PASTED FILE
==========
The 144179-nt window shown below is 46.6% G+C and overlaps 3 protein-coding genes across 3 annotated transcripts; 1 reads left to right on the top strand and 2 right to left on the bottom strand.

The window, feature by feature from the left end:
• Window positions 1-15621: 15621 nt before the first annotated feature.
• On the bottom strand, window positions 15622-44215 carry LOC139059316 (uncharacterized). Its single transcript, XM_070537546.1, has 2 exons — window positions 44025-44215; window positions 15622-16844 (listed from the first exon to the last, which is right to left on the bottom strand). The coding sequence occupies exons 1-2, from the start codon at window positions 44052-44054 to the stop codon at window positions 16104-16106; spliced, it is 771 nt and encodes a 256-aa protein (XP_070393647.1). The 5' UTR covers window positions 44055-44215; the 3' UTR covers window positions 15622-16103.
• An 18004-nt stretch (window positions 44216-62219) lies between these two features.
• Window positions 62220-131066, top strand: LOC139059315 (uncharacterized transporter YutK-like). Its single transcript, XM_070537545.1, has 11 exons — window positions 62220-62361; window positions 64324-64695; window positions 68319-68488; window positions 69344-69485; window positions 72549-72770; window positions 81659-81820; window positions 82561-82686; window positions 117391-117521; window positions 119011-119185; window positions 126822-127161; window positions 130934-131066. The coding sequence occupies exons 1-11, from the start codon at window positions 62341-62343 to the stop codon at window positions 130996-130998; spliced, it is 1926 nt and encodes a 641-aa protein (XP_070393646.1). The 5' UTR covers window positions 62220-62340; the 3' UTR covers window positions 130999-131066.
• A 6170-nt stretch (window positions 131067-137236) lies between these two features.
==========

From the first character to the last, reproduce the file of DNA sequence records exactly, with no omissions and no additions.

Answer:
The 144179-nt window shown below is 46.6% G+C and overlaps 3 protein-coding genes across 3 annotated transcripts; 1 reads left to right on the top strand and 2 right to left on the bottom strand.

The window, feature by feature from the left end:
• Window positions 1-15621: 15621 nt before the first annotated feature.
• On the bottom strand, window positions 15622-44215 carry LOC139059316 (uncharacterized). Its single transcript, XM_070537546.1, has 2 exons — window positions 44025-44215; window positions 15622-16844 (listed from the first exon to the last, which is right to left on the bottom strand). The coding sequence occupies exons 1-2, from the start codon at window positions 44052-44054 to the stop codon at window positions 16104-16106; spliced, it is 771 nt and encodes a 256-aa protein (XP_070393647.1). The 5' UTR covers window positions 44055-44215; the 3' UTR covers window positions 15622-16103.
• An 18004-nt stretch (window positions 44216-62219) lies between these two features.
• Window positions 62220-131066, top strand: LOC139059315 (uncharacterized transporter YutK-like). Its single transcript, XM_070537545.1, has 11 exons — window positions 62220-62361; window positions 64324-64695; window positions 68319-68488; window positions 69344-69485; window positions 72549-72770; window positions 81659-81820; window positions 82561-82686; window positions 117391-117521; window positions 119011-119185; window positions 126822-127161; window positions 130934-131066. The coding sequence occupies exons 1-11, from the start codon at window positions 62341-62343 to the stop codon at window positions 130996-130998; spliced, it is 1926 nt and encodes a 641-aa protein (XP_070393646.1). The 5' UTR covers window positions 62220-62340; the 3' UTR covers window positions 130999-131066.
• A 6170-nt stretch (window positions 131067-137236) lies between these two features.